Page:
18 March 2015

A fracas in the workplace – more common than you might expect

Petrolheads hoping to tune in to Top Gear at the weekend were left disappointed. As has been widely reported, the remaining shows in the current series have been pulled from the schedules after Jeremy Clarkson was suspended following an alleged ‘fracas’ with a producer. It has been claimed that the fracas occurred after Clarkson was told by the producer that he could not order a steak from the hotel where he was staying because the hotel kitchen was closed.

Whilst we await the full facts, and completion of the BBC’s investigation, it is premature to comment on the specifics of that case. It is worth noting, however, that incidents similar to the one it is alleged that Jeremy Clarkson was involved in are more common that you might expect. The HSE website reports that in 2013/2014 there were 269,000 assaults at work and a further 314,000 threats of violence at work (although these figures include incidents where the assault/threat came from a third party rather than a colleague). Looking at the related problem of bullying, various surveys suggest that anything between one in ten and one in three workers will experience bullying at work, with the number of working days lost per year as a result claimed to run into millions.

Employers may also face claims from employees on the receiving end of violence or bullying. Such employees may allege that they have been (constructively) unfairly dismissed by virtue of the employer’s failure to prevent the relevant conduct. They may also bring claims under the Protection from Harassment Act 1997 or, if it is alleged that the conduct is connected to a "protected characteristic" of the employee (such as their race or gender), under the Equality Act 2010.

When faced with an incidence of violence or bullying in the workplace, therefore, the reaction of many employers will be that the (alleged) perpetrator should be dismissed. This may well be an appropriate course of action, but before reaching that point employers should ensure that they follow a fair process to reduce the risk of a claim from the dismissed employee. Employers should also consider whether there are any mitigating circumstances that warrant giving the employee a lesser sanction, and should ensure that the employee is not treated more severely than other employees in similar situations (unless there is a good reason for doing so).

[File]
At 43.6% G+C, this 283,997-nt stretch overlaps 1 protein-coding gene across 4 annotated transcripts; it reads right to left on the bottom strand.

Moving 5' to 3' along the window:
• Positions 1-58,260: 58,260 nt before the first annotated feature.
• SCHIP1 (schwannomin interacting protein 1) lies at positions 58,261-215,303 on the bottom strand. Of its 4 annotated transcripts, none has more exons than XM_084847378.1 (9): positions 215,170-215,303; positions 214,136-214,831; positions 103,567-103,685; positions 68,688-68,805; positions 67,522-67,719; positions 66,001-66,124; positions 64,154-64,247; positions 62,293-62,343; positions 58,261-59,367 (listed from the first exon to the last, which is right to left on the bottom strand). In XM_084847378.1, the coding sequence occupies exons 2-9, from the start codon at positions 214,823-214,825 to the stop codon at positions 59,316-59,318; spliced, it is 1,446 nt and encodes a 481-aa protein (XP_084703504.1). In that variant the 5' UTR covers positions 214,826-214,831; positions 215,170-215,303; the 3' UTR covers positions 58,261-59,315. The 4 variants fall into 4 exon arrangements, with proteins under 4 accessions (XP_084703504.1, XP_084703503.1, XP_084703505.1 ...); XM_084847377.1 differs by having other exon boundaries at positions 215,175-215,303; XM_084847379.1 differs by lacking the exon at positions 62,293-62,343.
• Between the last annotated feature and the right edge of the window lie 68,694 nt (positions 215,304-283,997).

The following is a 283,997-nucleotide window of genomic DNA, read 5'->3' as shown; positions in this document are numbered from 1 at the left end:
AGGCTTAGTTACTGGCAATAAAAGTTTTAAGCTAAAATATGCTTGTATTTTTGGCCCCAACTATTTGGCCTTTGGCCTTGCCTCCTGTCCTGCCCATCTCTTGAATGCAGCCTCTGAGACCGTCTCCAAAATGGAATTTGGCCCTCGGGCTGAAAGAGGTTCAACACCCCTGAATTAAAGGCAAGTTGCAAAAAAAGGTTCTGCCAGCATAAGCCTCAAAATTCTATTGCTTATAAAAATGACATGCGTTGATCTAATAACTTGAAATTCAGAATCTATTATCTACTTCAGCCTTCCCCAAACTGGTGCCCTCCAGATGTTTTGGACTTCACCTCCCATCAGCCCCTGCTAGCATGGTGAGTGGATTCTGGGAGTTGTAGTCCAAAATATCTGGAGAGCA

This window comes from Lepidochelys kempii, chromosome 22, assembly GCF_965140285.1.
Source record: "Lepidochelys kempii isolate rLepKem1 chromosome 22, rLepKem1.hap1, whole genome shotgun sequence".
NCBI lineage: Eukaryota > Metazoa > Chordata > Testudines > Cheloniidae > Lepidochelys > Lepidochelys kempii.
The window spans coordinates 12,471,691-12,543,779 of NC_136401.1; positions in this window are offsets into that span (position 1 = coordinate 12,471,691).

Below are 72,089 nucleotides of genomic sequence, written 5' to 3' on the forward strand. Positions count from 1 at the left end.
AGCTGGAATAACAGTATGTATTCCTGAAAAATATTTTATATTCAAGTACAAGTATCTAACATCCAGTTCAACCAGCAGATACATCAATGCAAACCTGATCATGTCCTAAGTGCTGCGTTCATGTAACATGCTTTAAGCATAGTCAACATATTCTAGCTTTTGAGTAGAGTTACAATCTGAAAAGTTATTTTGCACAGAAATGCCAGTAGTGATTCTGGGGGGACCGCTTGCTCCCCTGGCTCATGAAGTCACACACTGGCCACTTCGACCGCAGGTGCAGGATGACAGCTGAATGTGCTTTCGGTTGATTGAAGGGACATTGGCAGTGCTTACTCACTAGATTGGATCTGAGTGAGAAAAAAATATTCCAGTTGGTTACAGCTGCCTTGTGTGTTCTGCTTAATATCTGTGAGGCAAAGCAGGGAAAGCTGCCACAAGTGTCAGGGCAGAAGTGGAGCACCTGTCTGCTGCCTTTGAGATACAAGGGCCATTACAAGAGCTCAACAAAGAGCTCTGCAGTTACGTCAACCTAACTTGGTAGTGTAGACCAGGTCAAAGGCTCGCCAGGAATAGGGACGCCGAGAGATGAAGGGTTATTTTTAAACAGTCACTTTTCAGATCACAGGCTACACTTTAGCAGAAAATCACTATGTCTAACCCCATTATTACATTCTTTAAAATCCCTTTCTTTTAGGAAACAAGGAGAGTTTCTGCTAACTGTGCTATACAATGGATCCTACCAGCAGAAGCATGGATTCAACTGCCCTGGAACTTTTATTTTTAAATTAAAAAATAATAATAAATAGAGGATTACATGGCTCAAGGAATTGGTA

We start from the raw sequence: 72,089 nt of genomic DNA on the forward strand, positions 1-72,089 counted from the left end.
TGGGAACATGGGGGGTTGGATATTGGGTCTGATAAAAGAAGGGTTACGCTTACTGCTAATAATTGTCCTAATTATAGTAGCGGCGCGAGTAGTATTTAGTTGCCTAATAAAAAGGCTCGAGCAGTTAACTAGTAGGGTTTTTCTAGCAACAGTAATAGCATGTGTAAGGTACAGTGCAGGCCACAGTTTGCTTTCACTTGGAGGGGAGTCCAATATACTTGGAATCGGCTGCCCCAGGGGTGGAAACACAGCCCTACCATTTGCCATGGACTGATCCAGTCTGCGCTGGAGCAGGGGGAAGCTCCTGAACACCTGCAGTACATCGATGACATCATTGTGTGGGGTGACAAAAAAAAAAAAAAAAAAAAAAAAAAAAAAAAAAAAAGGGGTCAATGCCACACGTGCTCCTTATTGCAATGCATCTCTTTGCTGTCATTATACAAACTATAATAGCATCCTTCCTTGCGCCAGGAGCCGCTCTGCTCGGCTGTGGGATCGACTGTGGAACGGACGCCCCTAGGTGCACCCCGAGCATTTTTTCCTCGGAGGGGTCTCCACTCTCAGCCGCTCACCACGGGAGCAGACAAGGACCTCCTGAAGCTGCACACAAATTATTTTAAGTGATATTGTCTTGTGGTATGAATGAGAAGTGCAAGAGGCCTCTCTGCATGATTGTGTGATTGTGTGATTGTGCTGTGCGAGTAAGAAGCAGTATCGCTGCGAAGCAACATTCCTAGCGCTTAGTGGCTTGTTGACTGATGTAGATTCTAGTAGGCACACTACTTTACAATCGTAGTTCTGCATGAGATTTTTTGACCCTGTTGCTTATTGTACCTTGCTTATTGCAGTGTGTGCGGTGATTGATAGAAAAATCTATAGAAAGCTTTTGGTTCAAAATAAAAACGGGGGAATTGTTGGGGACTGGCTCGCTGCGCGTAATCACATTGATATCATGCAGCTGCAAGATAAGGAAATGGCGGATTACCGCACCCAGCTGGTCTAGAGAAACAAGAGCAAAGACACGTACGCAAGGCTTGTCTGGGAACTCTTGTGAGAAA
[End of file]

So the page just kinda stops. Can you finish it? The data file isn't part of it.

Even if it is legally safe to dismiss an employee, the employer may not want to do so, particularly if the (alleged) perpetrator is a highly-valued employee. However, an employer should think carefully about the message it wants to give to the rest of the workforce and its health and safety obligations to the alleged victim – these encompass psychological as well as physical health. Failing to take appropriate action against a perpetrator of violence or bullying is also likely to make it easier for employees on the receiving end of such conduct to bring claims about it.

Of course, few cases are likely to be as complicated as the one the BBC is currently dealing with. The investigation is being carried out in the full glare of publicity, the alleged perpetrator co-presents one of the BBC’s most-watched shows whilst the alleged victim has apparently received online death threats. Whilst we don’t yet know what happened in that case, we can safely say that prevention is better than cure.


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